The Basics of Guardianship
In Florida, there are two kinds of guardianships. One guardianship is for adults, and one guardianship is for children or minors. (In Florida, a minor is anyone who is under 18 years of age. (Florida Statutes, Section 743.07)).
What is a Guardianship?
A guardianship is a legal proceeding whereby a Florida court appoints a person or an entity to act as another person’s (the “ward’s”) guardian. Once appointed, the guardian acts on behalf of the ward to ensure the ward’s property is inventoried, invested appropriately, and used to maintain care for the ward.
Guardianship for an Adult
For adults, there are commonly two types of guardianships. The basic guardianship is for adults who have become incapacitated so that they can no longer make decisions for their own interest. The other type of guardianship is called a guardianship advocate. A guardianship advocate is for developmentally disabled adults.
If an adult has been rendered incapacitated and does not have the mental wherewithal to care for him- or herself, a person may file a petition with the Florida court to request a guardian be appointed on behalf of the ward (the incapacitated person). In the case of an incapacitated adult, the ward will be automatically evaluated by a panel of health care professionals to determine the ward’s mental capabilities and level of incapacitation. (Florida Statutes, Section 744.331).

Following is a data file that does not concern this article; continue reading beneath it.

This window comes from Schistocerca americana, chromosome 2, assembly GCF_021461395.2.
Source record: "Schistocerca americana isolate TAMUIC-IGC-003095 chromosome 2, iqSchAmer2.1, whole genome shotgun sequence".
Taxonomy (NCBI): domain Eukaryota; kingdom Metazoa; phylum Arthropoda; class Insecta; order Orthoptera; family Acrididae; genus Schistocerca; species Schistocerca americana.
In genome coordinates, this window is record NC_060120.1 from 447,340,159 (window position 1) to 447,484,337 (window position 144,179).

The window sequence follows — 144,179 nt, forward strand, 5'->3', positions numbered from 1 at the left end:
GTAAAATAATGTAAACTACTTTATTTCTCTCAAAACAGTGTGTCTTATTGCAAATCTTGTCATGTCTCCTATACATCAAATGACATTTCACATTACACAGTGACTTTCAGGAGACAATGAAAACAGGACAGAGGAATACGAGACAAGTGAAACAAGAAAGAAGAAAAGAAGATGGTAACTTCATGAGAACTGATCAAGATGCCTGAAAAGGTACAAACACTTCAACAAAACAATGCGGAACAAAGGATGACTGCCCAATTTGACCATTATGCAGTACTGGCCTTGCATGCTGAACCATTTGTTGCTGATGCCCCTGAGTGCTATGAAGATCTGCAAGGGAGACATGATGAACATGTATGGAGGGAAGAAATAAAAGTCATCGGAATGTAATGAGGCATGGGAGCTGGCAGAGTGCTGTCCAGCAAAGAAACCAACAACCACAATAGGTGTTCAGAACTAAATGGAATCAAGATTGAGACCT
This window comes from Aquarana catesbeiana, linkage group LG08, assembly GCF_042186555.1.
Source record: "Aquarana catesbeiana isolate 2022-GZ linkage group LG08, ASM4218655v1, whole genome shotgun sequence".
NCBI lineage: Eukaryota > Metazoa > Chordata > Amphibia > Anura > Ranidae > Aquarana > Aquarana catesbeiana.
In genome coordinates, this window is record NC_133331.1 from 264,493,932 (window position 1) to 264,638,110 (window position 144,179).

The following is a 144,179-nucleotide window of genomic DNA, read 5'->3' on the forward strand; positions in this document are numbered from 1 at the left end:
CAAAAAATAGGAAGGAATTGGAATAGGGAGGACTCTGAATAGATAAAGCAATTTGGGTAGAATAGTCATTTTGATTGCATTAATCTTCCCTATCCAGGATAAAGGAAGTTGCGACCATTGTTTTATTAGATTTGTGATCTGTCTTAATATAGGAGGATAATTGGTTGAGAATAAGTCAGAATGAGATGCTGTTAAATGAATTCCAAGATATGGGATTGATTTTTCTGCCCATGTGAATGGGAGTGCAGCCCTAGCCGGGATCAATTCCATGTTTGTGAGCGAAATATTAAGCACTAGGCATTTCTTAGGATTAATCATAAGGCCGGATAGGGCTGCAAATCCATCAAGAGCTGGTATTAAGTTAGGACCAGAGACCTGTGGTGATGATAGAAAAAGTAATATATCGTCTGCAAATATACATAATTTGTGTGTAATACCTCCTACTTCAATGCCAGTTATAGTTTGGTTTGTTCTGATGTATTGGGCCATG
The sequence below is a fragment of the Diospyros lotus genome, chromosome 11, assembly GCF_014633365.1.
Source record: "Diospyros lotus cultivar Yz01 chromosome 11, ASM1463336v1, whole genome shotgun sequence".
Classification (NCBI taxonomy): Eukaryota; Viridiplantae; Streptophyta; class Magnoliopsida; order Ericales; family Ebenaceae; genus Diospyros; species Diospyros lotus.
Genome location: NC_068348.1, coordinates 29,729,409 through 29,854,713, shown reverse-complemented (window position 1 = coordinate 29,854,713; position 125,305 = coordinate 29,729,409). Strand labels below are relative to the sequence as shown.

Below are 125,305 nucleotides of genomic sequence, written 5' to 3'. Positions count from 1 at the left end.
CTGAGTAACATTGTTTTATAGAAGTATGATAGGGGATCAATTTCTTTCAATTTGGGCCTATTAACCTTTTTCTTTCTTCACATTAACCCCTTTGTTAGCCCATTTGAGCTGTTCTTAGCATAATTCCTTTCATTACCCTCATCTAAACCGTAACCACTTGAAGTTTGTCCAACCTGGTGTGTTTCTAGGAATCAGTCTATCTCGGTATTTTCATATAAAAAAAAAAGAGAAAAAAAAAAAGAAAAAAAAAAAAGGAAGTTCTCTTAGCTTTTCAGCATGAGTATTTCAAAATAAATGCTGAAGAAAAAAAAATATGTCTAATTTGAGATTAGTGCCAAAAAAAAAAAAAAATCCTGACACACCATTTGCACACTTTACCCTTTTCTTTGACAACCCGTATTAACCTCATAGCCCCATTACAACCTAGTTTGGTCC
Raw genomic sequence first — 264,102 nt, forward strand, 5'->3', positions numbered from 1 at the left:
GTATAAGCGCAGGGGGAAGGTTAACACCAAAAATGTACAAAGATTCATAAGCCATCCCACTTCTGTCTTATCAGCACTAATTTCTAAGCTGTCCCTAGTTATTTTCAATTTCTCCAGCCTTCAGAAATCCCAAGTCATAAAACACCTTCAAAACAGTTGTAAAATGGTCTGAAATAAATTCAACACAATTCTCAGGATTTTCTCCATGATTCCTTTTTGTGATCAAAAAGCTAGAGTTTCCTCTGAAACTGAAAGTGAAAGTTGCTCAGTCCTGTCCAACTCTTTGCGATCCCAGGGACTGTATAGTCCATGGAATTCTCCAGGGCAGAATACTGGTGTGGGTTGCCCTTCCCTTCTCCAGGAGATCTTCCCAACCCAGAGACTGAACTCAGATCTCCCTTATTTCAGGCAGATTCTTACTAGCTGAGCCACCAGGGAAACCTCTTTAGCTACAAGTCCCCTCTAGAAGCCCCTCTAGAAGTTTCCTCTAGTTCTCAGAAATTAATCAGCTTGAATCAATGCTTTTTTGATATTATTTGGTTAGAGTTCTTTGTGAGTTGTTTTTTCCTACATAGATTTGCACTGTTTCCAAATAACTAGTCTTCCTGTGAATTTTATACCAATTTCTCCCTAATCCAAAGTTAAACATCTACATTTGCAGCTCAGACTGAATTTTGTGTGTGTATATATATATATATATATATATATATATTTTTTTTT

In the case of an adult who is developmentally disabled, there is no need for the ward to be examined by the panel of health care professionals.
Guardians may be appointed to be guardians of the property only, of the person only, or for both the property and the person.
Guardianship for a Minor
When a minor has inherited $15,000.00 or more or has received $15,000.00 or more as the result of a legal settlement, then a guardian may be appointed to ensure the money or property is invested or dispersed in the best interests of the child. If the child’s parent or parents are living, then a guardian for the property is all that is needed, as the child’s parent(s) may still make legal decisions on behalf of the child. And, in fact, sometimes the child’s parent(s) may be appointed as the child’s guardian(s). If the child’s parents are deceased, then a guardian of the child, not just of the property, would be required.
An Attorney is Required
For all guardianships, whether for an adult or a minor, the person making the application for such guardianship must be represented by an attorney. (Florida Probate Rule 5.030).
Speak with an Experienced Guardianship Attorney Now
If you are in a situation where a family member needs a guardian, you should speak with an experienced guardianship law attorney. Because you are required to have an attorney to file a guardianship petition, and in order to know all of your rights and responsibilities, you should contact Bubley & Bubley, P.A. in Tampa to ensure that your guardianship matter is handled professionally and ethically. A guardianship is a legally intricate process that is required to be handled by an attorney.